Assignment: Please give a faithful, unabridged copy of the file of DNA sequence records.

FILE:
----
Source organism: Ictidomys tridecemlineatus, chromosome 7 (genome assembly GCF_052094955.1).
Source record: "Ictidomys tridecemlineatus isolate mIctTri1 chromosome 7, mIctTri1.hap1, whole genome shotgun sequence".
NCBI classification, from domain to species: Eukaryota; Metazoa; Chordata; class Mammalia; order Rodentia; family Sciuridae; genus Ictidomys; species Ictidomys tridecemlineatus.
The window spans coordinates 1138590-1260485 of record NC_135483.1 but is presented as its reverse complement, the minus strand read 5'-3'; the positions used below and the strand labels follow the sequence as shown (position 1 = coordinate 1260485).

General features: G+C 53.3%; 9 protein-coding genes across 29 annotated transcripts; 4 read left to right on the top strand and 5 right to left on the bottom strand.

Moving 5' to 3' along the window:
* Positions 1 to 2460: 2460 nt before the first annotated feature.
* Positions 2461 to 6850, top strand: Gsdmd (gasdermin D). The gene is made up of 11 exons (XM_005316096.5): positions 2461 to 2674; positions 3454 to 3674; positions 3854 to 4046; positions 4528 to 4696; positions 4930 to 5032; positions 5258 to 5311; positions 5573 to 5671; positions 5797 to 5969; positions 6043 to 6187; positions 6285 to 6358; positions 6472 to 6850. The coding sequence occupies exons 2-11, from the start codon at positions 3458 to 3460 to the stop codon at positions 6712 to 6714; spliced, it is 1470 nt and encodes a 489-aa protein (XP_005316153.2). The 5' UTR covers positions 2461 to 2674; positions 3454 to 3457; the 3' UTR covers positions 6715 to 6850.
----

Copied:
Source organism: Ictidomys tridecemlineatus, chromosome 7 (genome assembly GCF_052094955.1).
Source record: "Ictidomys tridecemlineatus isolate mIctTri1 chromosome 7, mIctTri1.hap1, whole genome shotgun sequence".
NCBI classification, from domain to species: Eukaryota; Metazoa; Chordata; class Mammalia; order Rodentia; family Sciuridae; genus Ictidomys; species Ictidomys tridecemlineatus.
The window spans coordinates 1138590-1260485 of record NC_135483.1 but is presented as its reverse complement, the minus strand read 5'-3'; the positions used below and the strand labels follow the sequence as shown (position 1 = coordinate 1260485).

General features: G+C 53.3%; 9 protein-coding genes across 29 annotated transcripts; 4 read left to right on the top strand and 5 right to left on the bottom strand.

Moving 5' to 3' along the window:
* Positions 1 to 2460: 2460 nt before the first annotated feature.
* Positions 2461 to 6850, top strand: Gsdmd (gasdermin D). The gene is made up of 11 exons (XM_005316096.5): positions 2461 to 2674; positions 3454 to 3674; positions 3854 to 4046; positions 4528 to 4696; positions 4930 to 5032; positions 5258 to 5311; positions 5573 to 5671; positions 5797 to 5969; positions 6043 to 6187; positions 6285 to 6358; positions 6472 to 6850. The coding sequence occupies exons 2-11, from the start codon at positions 3458 to 3460 to the stop codon at positions 6712 to 6714; spliced, it is 1470 nt and encodes a 489-aa protein (XP_005316153.2). The 5' UTR covers positions 2461 to 2674; positions 3454 to 3457; the 3' UTR covers positions 6715 to 6850.